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Friday, April 28, 2017

Breaking the stereotype: Male family caregivers

In North America, family caregivers are often the ones who deliver supportive services for individuals with chronic, disabling, or other serious health conditions. They identify and schedule services, provide emotional support, accompany their family or friend to doctors appointments, administer medications, and assist with personal care (such as bathing, dressing, and feeding), pay bills, and figure out health insurance. Such help allows individuals to remain in their homes for as long as possible. However, with an increasingly aging population, longer life expectancies,  and shrinking household sizes, the supply of family caregivers is dwindling and likely won't be able to keep up with future demand.

While traditionally women have taken on the role of caregiver, a recent report shows that more men are rising to the challenge. According to the Caregiving in the U.S. 2015 survey there are over 16 million male family caregivers in the United States meaning that roughly 40% of family caregivers are men. Some other notable statistics include:

  • The average age for a male family caregiver is 48 years old
  • Nearly half of all male caregivers (48%) have a high school diploma, or a diploma plus some college education, compared to only 37% with a college or graduate degree
  • More than 44% of all male family caregivers have household incomes of under $50,000/yr
  • Over half (56%) of male caregivers are married, while a quarter (26%) are single and have never married
  • Similarly to females, nearly half (49%) of all male caregivers felt that they had little choice but to provide care, especially those caring for a spouse or partner
  • More than half (52%) of current male caregivers expect to be caring for someone in the next 5 years, namely an aging parent or in-law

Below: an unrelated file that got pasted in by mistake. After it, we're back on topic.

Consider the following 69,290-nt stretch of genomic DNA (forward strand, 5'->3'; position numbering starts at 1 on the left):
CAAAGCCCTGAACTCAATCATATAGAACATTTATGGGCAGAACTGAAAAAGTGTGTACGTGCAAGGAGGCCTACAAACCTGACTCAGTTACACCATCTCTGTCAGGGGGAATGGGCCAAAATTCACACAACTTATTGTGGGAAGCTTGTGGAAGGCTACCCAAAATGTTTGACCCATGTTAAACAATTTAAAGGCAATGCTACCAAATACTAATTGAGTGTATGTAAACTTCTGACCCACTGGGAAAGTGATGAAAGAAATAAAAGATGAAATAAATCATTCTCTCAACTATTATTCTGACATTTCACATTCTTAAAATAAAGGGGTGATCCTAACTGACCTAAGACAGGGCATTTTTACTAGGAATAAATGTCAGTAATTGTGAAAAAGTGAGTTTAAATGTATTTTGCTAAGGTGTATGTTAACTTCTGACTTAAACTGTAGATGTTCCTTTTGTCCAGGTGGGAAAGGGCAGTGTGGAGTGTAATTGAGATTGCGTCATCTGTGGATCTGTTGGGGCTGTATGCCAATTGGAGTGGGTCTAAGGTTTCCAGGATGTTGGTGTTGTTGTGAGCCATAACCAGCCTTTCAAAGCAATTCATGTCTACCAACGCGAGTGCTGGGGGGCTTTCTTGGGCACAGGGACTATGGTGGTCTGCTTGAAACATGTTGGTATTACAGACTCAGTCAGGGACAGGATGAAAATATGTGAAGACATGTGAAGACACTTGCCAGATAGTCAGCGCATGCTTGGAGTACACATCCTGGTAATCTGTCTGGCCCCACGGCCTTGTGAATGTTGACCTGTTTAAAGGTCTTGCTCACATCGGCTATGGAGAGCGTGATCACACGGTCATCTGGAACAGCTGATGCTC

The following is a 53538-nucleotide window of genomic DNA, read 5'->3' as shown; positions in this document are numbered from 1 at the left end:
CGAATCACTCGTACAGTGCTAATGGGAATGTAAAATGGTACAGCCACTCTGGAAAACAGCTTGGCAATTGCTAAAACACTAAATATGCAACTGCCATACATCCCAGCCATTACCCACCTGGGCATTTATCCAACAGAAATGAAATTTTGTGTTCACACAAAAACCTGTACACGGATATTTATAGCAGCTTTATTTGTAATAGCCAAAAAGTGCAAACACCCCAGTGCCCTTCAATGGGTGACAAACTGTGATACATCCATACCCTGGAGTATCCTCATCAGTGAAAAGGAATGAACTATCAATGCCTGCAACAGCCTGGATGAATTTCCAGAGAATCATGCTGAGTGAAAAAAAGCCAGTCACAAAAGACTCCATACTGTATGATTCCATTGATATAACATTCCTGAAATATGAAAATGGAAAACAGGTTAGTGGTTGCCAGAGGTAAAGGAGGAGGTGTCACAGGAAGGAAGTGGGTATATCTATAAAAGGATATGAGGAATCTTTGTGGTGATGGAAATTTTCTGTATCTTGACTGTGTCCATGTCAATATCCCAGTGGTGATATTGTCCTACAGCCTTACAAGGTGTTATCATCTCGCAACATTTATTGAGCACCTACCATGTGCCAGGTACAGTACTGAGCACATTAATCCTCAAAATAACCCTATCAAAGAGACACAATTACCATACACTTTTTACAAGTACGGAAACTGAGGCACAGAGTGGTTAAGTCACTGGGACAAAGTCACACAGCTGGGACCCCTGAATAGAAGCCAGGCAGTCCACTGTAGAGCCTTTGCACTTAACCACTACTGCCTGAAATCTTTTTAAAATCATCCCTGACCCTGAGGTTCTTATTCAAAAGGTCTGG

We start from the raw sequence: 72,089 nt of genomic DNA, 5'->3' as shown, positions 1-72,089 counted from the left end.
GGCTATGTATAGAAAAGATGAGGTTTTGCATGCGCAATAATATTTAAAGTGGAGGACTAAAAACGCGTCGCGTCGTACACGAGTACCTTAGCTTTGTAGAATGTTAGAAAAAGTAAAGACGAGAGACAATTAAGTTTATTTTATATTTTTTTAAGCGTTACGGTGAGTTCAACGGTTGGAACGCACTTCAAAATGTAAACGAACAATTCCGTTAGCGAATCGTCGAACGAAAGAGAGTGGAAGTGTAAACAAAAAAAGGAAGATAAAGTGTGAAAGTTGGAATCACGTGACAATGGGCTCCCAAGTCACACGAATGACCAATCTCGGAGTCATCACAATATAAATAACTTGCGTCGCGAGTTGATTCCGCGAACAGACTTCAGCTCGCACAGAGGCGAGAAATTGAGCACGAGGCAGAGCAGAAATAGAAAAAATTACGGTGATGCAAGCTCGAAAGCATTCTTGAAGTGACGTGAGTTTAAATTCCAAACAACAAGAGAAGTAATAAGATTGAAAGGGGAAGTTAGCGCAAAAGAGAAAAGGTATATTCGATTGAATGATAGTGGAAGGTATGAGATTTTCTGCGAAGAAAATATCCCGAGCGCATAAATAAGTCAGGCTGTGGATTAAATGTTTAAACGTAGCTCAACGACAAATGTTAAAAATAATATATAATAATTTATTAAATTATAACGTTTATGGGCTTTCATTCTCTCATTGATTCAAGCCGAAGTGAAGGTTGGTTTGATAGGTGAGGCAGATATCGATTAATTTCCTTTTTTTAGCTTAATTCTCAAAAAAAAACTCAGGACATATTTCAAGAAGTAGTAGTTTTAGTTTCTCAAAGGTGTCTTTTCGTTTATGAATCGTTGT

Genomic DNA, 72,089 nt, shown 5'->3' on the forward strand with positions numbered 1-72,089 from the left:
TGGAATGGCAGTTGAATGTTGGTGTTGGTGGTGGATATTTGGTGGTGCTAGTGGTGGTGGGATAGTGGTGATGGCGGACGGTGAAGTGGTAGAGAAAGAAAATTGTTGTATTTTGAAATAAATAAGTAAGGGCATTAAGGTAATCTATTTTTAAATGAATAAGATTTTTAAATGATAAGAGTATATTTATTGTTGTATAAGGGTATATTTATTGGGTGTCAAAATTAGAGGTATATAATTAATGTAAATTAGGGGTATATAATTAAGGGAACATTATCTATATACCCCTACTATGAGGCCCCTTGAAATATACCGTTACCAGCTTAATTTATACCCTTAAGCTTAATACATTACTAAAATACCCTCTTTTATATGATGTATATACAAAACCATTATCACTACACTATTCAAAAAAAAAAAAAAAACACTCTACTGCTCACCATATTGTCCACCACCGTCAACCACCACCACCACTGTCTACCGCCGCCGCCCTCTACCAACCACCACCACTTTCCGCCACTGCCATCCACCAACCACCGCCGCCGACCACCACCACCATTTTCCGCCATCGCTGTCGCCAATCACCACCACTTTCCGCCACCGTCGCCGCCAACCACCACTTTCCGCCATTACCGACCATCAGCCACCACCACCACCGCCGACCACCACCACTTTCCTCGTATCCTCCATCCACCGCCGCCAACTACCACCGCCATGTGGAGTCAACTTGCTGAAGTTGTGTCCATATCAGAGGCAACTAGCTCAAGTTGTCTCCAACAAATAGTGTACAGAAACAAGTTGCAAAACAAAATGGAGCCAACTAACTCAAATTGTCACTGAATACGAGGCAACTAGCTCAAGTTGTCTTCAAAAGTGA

Drawing on data from the Caregiving in the U.S. 2015 survey, a new AARP report titled Breaking Stereotypes: Spotlight on Male Family Caregivers highlights male family caregivers and provides current information about the experiences and challenges that male caregivers face today.

To read the report, click on the following link:

Wednesday, April 26, 2017

New study looks at Oral Health and Nutrition among Nursing Home Residents

Oral health among nursing home residents is often poor due to age and limited access to dental care, which may be a symptom and cause of poor overall health and nutritional status. [1 However, oral health care support in nursing homes is often limited resulting in poor oral hygiene and oral health [2, 3]. A Canadian study notes that in their most recent shift, 59 % of the care aides surveyed felt rushed when doing mouth care and 19 % left mouth care undone [4]. And many long-term care residents are unable to practice good oral hygiene themselves due to physical impairments or cognitive disabilities.

With these concerns in mind, a new study was performed to assess oral and nutritional status of nursing home residents in Germany. The aim was to show potential associations between oral status, other factors (dementia, age, smoking) and the risk for malnutrition in this population.

The results of the study showed that dementia was a strong predictor for risk of malnutrition in nursing home residents. Further studies are needed in order to determine the possible role of oral health as co-factor for malnutrition in dementia [5].

To read the full study, click on the following link:

[1] Saunders, M.J., Stattmiller, S.P., Kirk, K.M. Oral health issues in the nutrition of institutionalized elders. J Nutr Elder. 2007; 26: 39-58. 
[3] De Visschere, L., Grooten, L., Theuniers, G., Vanobbergen, J.N. Oral hygiene of elderly people in longterm care institutions- a cross sectional study. Gerodontology 2006; 23: 195-204. 
[4] Knopp-Sihota, J.A., Niehaus, L., Squires, J.E., Norton, P.G., Estabrooks, C.A. Factors associated with rushed and missed resident care in western Canadian nursing homes: A cross-sectional survey of health care aides. J. Clin. Nurs. 2015; 24: 2815-25. 
[5] Ziebolz, D., Werner, C., Schmalz, G., Nitschke, I., Haak, R., Mausberg, R.F., Chenot, J.F. Oral health and nutritional status in nursing home residents- Results of an explorative cross-sectional pilot study. BMC Geriatrics 2017; 17(1): 39. 

Wednesday, April 19, 2017

Strategies for bringing wellness to people with cognitive decline

Changes in cognitive processes are a normal part of aging. However, when cognitive changes become sufficiently severe and interfere with the ability to perform activities of daily living, then individuals may be beginning the journey along the stages of cognitive decline and dementia.